Dante changed the representation of reality in the western Literature. Let’s take a look in the frame of mind behind all that.
Catch-22 is a novel which starts as a set of paradoxical requirements whereby airmen mentally unfit to fly did not have to do so, but could not actually be excused.
A double bind is an emotionally distressing dilemma in communication in which an individual (or group) receives two or more conflicting messages, and one message negates the other. This creates a situation in which a successful response to one message results in a failed response to the other (and vice versa), so that the person will automatically be wrong regardless of response. The double bind occurs when the person cannot confront the inherent dilemma, and therefore can neither resolve it nor opt out of the situation.
I (REC) see literary criticism as stated above, although with its own nitty gritty set of complications, aggravated by the fact that if you knew Greek, Latin, German, Italian, French, Spanish, not to mention English, to name a few, even then there would be no chance that you knew the culture involved or had the time to read all it is supposed to be read to join their Elite, or more to it, Olympus, to figure out what they are talking about.
Aggravated even more for the fact they move in waves of modisms and trends depending on where they are or when they decide something was what.
There is though an exceptional exception which to my understanding, saves and enable us to take on a reasonable conversation on the subject.
It is Erich Auerbach’s magisterial “Mimesis: The Representation of Reality in Western Literature”, published by Princeton University Press exactly fifty years ago in a satisfyingly readable English translation by Willard R. Trask, as Prof. Edward W. Said, puts it in his Introduction to that book and I quote:
“The historical trajectory that is the spine of Mimesis is the passage from the separation of styles in classical antiquity, to their mingling in the New Testament, their first great climax in Dante’s Divine Comedy, and their ultimate apotheosis in the French realistic authors of the nineteenth century—Stendhal, Balzac, Flaubert, and then Proust. The representation of reality is Auerbach’s theme, so he had to make a judgment as to where and in what literature it was most ably represented. In the “Epilegomena *” he explains that “in most periods the Romance literatures are more representative of Europe than are, for example, the German. In the twelfth and thirteenth centuries France took unquestionably the leading role; in the fourteenth and fifteenth centuries Italy took it over; it fell again to France in the seventeenth, remained there also during the greater part of the eighteenth, partly still in the nineteenth, and precisely for the origin and development of modern realism (just as for painting)” (570).I think Auerbach scants the substantial English contribution in all this, perhaps a blind spot in his vision. Auerbach goes on to affirm that these judgments derive not from aversion to German culture but rather from a sense of regret that German literature “expressed . . . certain limitations of outlook in . . . the nineteenth century” (571). As we shall soon see, he does not specify what those were as he had done in the body of Mimesis, but adds that “for pleasure and relaxation” he still prefers reading Goethe, Stifter, and Keller rather than the French authors he studies, going once as far as saying after a remarkable analysis of Baudelaire that he did not like him at all (571).”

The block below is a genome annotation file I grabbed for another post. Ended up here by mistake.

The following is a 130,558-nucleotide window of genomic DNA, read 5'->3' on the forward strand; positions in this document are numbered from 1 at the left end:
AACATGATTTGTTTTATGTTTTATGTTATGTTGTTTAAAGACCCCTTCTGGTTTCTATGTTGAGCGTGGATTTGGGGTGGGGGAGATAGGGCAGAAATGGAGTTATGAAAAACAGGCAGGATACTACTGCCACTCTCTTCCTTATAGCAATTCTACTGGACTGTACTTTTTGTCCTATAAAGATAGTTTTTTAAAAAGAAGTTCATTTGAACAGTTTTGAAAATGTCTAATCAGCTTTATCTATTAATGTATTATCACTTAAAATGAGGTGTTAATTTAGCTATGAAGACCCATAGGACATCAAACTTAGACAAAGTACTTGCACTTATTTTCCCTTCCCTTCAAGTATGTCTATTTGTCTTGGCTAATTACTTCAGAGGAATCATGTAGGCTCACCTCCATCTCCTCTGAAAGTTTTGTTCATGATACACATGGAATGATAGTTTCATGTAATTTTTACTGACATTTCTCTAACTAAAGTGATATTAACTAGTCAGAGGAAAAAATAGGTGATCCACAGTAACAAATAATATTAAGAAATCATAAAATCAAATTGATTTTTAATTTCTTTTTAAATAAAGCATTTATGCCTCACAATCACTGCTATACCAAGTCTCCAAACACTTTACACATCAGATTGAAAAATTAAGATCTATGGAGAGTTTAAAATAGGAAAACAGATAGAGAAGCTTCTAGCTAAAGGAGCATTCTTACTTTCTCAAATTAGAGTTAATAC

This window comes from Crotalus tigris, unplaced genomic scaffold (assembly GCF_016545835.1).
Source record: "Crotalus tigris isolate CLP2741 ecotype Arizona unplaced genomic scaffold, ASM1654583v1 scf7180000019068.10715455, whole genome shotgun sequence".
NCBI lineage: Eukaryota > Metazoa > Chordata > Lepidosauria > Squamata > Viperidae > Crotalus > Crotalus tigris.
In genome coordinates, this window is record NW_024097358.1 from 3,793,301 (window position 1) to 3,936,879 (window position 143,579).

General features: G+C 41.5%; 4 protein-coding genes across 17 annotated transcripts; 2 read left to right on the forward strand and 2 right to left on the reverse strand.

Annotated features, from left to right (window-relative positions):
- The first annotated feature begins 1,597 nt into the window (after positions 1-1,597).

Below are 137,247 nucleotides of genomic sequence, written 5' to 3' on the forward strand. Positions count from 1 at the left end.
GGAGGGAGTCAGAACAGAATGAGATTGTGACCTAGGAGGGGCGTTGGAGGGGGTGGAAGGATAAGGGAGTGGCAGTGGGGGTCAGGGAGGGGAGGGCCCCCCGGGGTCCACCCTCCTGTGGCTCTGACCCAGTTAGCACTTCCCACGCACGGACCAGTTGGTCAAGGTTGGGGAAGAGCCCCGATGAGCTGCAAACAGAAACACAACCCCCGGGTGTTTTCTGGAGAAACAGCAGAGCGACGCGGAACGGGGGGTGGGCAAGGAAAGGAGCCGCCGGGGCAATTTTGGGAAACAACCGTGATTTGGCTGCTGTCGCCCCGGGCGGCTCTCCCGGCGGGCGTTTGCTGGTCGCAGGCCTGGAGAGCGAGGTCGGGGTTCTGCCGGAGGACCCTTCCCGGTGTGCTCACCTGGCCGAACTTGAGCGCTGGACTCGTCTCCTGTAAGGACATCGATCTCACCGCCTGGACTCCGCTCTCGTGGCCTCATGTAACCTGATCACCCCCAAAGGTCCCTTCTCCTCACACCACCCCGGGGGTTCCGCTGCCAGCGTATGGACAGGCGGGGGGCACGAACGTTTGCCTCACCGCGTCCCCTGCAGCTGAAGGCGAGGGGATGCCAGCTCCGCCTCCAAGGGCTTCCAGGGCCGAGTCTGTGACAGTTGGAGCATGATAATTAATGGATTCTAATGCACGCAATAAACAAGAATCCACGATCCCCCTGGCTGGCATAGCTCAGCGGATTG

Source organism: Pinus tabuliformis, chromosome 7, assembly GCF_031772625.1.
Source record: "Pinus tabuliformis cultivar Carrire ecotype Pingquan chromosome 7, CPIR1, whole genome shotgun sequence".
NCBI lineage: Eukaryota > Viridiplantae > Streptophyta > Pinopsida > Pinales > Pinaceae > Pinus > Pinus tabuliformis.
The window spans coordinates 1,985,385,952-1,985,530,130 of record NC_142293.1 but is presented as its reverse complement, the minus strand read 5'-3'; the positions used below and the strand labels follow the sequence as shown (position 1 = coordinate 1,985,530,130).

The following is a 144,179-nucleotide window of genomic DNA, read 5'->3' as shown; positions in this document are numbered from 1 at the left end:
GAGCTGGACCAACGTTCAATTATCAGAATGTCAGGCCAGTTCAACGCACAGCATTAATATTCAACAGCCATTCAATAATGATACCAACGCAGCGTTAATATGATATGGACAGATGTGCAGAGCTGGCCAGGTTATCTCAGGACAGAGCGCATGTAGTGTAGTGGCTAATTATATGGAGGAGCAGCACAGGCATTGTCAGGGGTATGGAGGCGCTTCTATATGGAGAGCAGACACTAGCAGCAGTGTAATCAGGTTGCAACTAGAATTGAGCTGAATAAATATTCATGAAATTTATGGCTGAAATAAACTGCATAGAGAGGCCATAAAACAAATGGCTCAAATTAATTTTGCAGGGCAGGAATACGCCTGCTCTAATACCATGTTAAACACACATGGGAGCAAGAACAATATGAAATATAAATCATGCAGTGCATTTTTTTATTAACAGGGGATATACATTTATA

* Epilegomena means an added remark on a specific subject, normally stated following
I also quote from this introduction:
“Between 1923 and 1929, Auerbach held a position at Berlin’s Prussian State Library. It was then that he strengthened his grasp of the philological vocation and produced two major pieces of work, a German translation of Giambattista Vico’s The New Science and a seminal monograph on Dante entitled Dante als Dichter der irdischen Welt (when the book appeared in English in 1961 as Dante, Poet of the Secular World, the crucial word irdischen, or ‘earthly,’ was only partially rendered by the considerably less concrete ‘secular’).”
“Auerbach’s own ideas about Dante: that the Divine Comedy synthesized the timeless and the historical because of Dante’s genius, and that Dante’s use of the demotic (or vulgar) Italian language in a sense enabled the creation of what we have
come to call literature”
There we have it!
I take it from the Amazon review:
Erich Auerbach’s Dante: Poet of the Secular World is an inspiring introduction to one of world’s greatest poets as well as a brilliantly argued and still provocative essay in the history of ideas. Here Auerbach, thought by many to be the greatest of twentieth-century scholar-critics, makes the seemingly paradoxical claim that it is in the poetry of Dante, supreme among religious poets, and above all in the stanzas of his Divine Comedy, that the secular world of the modern novel ﬁrst took imaginative form. Auerbach’s study of Dante, a precursor and necessary complement to Mimesis, his magisterial overview of realism in Western literature, illuminates both the overall structure and the individual detail of Dante’s work, showing it to be an extraordinary synthesis of the sensuous and the conceptual, the particular and the universal, that redeﬁned notions of human character and fate and opened the way into modernity.
Before we go into Auerbach’s masterpiece, let’s take a look on a discussion about the Greek and the Middle Ages point of view
The Devil – Perceptions of Evil from Antiquity to Primitive Christianity
Go to Auerbach’s Mimesis
Back to Artistas Inspirados por Dante